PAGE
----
Other Dermatophagoides Other species in the genus have been isolated from natural habitats, such as bird nests, and from indoor habitats, such as house dust and stored food. These include D. evansi, D. chelidonis, D. bakeri, and D. scheremetewski.

Euroglyphus maynei (Fig. 18.1f) Adults are about 0.4 mm long. The body is distinctly pointed anteriorly; the cuticle is sclerotized and it has striations dorsally and ventrally. Legs are cylindrical; the epistome terminates with two points. Male legs are of equal length, while female legs 3 are shorter than legs 4. Females lay 1.3 eggs per day over 25 days at25 °C and 75% RH. Female nymphs emit a pheromone that induces male guarding behavior. This species is a common inhabitant ofhouse dust, especially in temperate latitudes, and it has been shown to be highly allergenic. In dwellings where this species is present in large numbers, it may make a considerable contribution to the allergen pool. It occurs primarily in humid habitats, and is common in mattresses, which retain moisture for long periods. This species is distributed around the world.

House mite, Glycyphagus domesticus (Fig. 18.2a) Adults are 0.3-0.7 mm long; females are larger than males. The body has long and feathered setae posteriorly, while the legs have long setae. Food infested includes a variety of plant and animal materials, including flour, wheat, cheese, ham, and fish. It occurs in medicinal herbs and animal nests, such as the European house sparrow (Hirundo rusticus). It occurs in house dust and is strongly allergenic. Females lay 91.5 eggs per day at 15.6 °C and 98% RH, and 135.4 eggs at 20.6 °C; oviposition lasts 20-29 days. Development from egg to adult is 56.5 days at 11.7 °C and 95-100% RH, and 22.5 days at 23.3 °C and 98% RH. Fungi that support development of this mite are Nigrospora sphaerica, Hormodendrum cladosporioides, and Scopulariopsis brevicaulis.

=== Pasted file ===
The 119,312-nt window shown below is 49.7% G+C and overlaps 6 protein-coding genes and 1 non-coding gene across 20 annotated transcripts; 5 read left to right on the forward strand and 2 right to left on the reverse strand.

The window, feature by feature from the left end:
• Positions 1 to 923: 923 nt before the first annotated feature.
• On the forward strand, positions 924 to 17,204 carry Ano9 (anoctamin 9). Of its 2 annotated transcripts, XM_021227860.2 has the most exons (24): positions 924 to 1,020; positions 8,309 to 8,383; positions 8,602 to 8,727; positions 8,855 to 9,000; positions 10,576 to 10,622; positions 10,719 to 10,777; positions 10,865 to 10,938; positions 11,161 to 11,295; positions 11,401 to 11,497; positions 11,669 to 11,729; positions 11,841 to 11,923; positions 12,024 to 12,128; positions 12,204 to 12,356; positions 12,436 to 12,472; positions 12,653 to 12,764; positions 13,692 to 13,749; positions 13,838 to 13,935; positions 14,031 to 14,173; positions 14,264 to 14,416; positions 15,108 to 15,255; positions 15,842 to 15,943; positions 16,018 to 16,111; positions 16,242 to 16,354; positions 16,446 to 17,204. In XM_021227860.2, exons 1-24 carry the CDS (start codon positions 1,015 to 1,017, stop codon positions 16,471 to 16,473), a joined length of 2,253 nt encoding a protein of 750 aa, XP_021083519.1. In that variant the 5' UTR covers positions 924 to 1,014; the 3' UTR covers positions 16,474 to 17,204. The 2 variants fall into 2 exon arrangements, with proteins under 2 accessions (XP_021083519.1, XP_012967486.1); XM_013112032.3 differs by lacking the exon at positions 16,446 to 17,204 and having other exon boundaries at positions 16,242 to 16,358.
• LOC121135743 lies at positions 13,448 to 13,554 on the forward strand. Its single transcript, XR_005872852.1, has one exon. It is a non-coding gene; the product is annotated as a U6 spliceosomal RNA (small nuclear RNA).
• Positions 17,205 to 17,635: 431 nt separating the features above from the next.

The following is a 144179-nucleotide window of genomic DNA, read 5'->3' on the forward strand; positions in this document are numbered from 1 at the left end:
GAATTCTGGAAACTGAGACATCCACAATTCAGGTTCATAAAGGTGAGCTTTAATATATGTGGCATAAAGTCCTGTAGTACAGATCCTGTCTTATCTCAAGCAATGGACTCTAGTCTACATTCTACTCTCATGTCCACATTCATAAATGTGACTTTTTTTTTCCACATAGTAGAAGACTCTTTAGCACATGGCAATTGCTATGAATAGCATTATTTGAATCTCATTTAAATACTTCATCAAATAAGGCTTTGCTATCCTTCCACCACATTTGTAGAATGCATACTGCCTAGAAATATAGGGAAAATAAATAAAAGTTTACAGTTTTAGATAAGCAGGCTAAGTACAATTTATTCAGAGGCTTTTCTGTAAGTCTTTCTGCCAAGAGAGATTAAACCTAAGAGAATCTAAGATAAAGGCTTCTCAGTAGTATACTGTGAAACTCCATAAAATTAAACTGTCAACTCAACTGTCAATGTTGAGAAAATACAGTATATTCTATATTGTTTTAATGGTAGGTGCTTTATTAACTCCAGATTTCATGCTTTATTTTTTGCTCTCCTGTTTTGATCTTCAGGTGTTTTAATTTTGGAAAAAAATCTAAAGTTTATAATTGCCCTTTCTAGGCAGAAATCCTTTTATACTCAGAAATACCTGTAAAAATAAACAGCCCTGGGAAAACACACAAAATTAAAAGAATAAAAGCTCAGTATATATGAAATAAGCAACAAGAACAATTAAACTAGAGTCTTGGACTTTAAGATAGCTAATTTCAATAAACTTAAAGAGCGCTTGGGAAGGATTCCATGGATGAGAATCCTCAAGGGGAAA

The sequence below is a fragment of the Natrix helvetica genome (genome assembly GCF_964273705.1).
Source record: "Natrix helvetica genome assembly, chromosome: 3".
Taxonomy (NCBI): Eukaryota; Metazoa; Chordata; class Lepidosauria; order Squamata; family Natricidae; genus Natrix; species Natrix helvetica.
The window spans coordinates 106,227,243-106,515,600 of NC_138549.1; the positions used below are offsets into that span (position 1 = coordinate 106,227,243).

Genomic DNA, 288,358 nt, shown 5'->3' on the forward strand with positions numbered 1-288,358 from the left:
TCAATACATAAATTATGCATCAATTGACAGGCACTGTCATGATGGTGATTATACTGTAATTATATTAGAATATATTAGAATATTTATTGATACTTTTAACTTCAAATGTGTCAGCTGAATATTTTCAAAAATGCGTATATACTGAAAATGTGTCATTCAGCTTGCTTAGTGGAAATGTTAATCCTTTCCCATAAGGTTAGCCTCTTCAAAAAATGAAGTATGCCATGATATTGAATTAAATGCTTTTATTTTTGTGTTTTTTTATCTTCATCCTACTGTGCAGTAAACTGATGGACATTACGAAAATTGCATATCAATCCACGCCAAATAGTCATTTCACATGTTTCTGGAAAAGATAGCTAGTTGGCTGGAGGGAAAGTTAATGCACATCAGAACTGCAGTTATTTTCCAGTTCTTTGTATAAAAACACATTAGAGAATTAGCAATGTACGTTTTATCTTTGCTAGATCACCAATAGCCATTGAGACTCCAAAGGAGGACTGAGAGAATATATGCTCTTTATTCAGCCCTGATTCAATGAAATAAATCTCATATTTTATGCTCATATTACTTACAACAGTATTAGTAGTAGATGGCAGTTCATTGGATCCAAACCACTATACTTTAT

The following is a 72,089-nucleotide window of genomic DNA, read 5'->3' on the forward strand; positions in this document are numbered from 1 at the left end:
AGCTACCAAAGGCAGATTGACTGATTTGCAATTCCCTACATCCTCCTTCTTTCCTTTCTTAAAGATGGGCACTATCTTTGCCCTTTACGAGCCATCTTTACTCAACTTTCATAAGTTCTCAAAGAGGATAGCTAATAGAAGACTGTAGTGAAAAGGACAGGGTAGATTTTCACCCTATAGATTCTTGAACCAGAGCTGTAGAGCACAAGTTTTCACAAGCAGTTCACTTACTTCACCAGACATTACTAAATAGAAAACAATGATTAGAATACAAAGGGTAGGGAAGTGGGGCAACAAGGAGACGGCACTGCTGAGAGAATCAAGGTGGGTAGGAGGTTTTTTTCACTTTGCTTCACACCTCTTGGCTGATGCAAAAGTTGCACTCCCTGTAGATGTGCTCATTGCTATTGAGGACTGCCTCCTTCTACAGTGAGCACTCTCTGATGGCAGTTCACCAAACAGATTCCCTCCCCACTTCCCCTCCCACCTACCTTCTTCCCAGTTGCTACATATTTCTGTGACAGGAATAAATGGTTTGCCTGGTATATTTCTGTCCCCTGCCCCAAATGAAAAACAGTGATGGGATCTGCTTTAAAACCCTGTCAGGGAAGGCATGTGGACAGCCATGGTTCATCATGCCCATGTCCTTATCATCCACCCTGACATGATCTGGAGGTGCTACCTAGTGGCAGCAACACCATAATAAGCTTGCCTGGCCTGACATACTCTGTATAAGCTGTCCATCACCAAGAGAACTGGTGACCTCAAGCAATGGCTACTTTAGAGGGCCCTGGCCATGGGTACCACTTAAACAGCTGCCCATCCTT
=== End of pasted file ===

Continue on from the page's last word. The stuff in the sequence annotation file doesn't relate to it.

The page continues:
Inert hypopi enclosed in the protonymphal cuticle often occur in house mite populations; 50% of the protonymphs develop through this stage. It is resistant to dry conditions and remains viable for several years. Hypopi occur at 25-30 °C and 75-95% RH. Development from hypopus to adult takes 4-5 weeks. A closely related species, Glycyphagus cadaverum (= G. spinipes), occurs in dry animal and plant material outdoors and indoors.

Aquarium mites, Histiostoma anguillarum, H. cyrtandrae, H. nigrelli, H. piscium Although there are many aquatic mites in natural habitats, only a few species are known from artificial aquatic habitats, such as swimming pools and aquaria. These Histiostoma have been reported from large aquaria in the USA (aquaria of New York Zoological Society) and Europe (aquaria in Antwerp).

Histiostoma ocellatum Adults are distinguished by the copu-latory orifice that leads to a bursa surrounded by a sclerotized structure. The propodonotal shield bears a faint pattern of lines, which become inconspicuous in the posterior half. This mite occurs in indoor swimming pools in Japan, and in some locations it is the dominant mite species. Adults and nymphs are found, indicating a successful population.

Lardoglyphus konoi Infested foods include dried and salted fish in India, Japan, and European countries. Optimal conditions are 30 °C and 83% RH in fishmeal. Development from egg to adulttakes 8.5 days at35 °C, and 9-11 days at23 °C and 87% RH. Motile hypopi appear at 20-30 °C and 76-94% RH. The hypopi are typically carried by insects, especially Dermestes and Necrobia beetles.